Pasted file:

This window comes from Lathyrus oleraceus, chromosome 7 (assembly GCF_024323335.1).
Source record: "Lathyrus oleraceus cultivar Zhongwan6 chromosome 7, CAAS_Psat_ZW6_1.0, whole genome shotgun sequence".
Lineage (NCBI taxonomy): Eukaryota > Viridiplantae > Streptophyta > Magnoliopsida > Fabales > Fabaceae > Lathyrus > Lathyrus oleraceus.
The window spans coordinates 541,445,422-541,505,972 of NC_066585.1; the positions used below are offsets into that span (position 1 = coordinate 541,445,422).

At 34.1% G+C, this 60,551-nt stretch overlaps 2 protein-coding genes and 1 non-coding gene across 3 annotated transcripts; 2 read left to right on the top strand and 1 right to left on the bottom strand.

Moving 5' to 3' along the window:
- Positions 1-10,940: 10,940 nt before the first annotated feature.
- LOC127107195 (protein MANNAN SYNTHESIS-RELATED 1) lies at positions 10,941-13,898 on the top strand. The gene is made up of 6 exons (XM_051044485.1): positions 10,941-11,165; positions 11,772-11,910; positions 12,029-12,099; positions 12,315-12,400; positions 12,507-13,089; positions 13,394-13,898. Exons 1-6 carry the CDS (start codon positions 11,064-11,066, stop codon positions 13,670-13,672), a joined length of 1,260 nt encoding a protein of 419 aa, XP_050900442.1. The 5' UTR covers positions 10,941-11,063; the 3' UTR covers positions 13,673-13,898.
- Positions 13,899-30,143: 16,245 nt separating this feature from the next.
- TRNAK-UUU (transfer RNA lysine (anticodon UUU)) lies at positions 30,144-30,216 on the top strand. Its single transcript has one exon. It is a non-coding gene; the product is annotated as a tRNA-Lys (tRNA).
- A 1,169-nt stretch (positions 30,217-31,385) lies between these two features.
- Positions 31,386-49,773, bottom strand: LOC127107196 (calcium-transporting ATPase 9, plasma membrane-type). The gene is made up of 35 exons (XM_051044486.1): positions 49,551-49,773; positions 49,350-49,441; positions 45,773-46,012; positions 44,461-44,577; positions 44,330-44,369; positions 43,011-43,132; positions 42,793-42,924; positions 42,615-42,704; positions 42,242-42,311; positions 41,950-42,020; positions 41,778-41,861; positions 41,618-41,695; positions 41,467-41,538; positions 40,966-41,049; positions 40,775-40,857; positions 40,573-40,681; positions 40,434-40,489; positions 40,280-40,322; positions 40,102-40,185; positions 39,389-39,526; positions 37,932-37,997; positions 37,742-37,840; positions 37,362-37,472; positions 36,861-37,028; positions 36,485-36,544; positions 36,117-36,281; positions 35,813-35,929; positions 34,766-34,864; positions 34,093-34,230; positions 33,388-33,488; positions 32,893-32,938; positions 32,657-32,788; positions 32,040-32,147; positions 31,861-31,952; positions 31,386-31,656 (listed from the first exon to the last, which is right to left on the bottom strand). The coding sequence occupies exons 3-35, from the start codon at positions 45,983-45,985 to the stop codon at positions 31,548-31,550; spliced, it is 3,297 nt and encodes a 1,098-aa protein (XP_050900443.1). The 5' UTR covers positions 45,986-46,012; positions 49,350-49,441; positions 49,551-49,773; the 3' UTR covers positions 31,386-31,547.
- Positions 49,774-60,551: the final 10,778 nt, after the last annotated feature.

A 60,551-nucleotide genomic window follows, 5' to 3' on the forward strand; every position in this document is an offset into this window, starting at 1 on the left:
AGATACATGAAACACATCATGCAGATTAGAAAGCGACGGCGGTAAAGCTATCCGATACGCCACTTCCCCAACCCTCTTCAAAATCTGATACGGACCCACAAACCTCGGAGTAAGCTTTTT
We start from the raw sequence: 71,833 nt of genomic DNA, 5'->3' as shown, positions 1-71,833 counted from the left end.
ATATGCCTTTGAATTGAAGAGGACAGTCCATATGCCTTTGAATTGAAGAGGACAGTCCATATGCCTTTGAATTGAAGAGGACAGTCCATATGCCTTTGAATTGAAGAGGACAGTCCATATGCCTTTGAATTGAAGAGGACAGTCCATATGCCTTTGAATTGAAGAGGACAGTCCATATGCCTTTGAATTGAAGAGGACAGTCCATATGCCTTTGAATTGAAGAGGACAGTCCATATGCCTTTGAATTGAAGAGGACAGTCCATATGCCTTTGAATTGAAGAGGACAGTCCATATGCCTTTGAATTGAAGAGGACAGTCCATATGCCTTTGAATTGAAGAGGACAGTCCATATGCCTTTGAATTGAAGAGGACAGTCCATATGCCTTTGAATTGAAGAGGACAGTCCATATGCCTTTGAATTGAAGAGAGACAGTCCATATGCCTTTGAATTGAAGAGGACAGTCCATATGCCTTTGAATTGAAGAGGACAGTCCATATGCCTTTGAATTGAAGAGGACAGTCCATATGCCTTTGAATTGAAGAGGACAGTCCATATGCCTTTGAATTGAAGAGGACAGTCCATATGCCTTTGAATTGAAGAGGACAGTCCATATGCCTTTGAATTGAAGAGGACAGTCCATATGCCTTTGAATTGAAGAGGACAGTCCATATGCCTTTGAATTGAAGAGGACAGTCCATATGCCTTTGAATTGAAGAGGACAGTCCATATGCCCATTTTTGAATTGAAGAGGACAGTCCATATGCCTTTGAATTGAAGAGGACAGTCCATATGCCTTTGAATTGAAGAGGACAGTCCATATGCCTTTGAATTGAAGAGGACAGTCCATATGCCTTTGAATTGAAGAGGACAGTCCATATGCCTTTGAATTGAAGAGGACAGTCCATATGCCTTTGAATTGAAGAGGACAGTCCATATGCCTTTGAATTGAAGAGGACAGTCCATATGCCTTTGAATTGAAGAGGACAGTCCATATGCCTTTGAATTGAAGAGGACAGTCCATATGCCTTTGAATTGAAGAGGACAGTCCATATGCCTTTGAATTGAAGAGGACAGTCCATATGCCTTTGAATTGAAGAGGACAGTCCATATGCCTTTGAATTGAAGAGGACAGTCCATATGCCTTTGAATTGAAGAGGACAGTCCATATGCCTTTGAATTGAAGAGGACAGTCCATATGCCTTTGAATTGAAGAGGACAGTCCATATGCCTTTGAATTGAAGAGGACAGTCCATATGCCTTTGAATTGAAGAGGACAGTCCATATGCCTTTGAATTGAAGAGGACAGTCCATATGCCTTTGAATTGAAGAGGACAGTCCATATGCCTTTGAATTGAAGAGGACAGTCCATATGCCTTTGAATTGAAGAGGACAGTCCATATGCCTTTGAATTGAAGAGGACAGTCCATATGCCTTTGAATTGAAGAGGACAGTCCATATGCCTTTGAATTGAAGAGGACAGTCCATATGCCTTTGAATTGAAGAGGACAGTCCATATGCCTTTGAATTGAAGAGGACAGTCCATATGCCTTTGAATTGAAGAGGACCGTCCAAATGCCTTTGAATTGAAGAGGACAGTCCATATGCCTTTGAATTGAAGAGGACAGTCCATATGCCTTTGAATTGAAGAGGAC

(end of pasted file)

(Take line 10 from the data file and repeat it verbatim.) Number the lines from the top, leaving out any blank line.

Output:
- TRNAK-UUU (transfer RNA lysine (anticodon UUU)) lies at positions 30,144-30,216 on the top strand. Its single transcript has one exon. It is a non-coding gene; the product is annotated as a tRNA-Lys (tRNA).